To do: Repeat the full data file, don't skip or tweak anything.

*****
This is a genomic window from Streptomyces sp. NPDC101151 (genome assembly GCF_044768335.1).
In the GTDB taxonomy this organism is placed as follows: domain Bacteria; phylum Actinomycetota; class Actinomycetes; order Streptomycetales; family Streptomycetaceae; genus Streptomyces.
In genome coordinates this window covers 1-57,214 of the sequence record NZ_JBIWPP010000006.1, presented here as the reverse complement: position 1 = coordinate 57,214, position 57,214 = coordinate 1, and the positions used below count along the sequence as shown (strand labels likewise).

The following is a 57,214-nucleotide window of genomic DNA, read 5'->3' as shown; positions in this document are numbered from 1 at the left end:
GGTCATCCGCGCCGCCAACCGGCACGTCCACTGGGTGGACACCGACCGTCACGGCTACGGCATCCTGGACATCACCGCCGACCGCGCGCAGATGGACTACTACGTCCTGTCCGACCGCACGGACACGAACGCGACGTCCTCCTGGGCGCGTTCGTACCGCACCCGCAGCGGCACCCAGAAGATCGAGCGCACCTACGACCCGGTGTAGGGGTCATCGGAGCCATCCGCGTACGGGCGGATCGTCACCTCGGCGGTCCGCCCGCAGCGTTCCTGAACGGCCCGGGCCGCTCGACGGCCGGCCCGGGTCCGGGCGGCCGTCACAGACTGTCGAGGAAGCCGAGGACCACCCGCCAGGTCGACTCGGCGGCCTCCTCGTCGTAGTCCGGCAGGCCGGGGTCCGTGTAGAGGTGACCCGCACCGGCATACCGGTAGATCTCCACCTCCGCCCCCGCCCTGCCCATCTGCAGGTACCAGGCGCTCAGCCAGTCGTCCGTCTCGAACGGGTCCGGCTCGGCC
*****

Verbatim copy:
This is a genomic window from Streptomyces sp. NPDC101151 (genome assembly GCF_044768335.1).
In the GTDB taxonomy this organism is placed as follows: domain Bacteria; phylum Actinomycetota; class Actinomycetes; order Streptomycetales; family Streptomycetaceae; genus Streptomyces.
In genome coordinates this window covers 1-57,214 of the sequence record NZ_JBIWPP010000006.1, presented here as the reverse complement: position 1 = coordinate 57,214, position 57,214 = coordinate 1, and the positions used below count along the sequence as shown (strand labels likewise).

The following is a 57,214-nucleotide window of genomic DNA, read 5'->3' as shown; positions in this document are numbered from 1 at the left end:
GGTCATCCGCGCCGCCAACCGGCACGTCCACTGGGTGGACACCGACCGTCACGGCTACGGCATCCTGGACATCACCGCCGACCGCGCGCAGATGGACTACTACGTCCTGTCCGACCGCACGGACACGAACGCGACGTCCTCCTGGGCGCGTTCGTACCGCACCCGCAGCGGCACCCAGAAGATCGAGCGCACCTACGACCCGGTGTAGGGGTCATCGGAGCCATCCGCGTACGGGCGGATCGTCACCTCGGCGGTCCGCCCGCAGCGTTCCTGAACGGCCCGGGCCGCTCGACGGCCGGCCCGGGTCCGGGCGGCCGTCACAGACTGTCGAGGAAGCCGAGGACCACCCGCCAGGTCGACTCGGCGGCCTCCTCGTCGTAGTCCGGCAGGCCGGGGTCCGTGTAGAGGTGACCCGCACCGGCATACCGGTAGATCTCCACCTCCGCCCCCGCCCTGCCCATCTGCAGGTACCAGGCGCTCAGCCAGTCGTCCGTCTCGAACGGGTCCGGCTCGGCC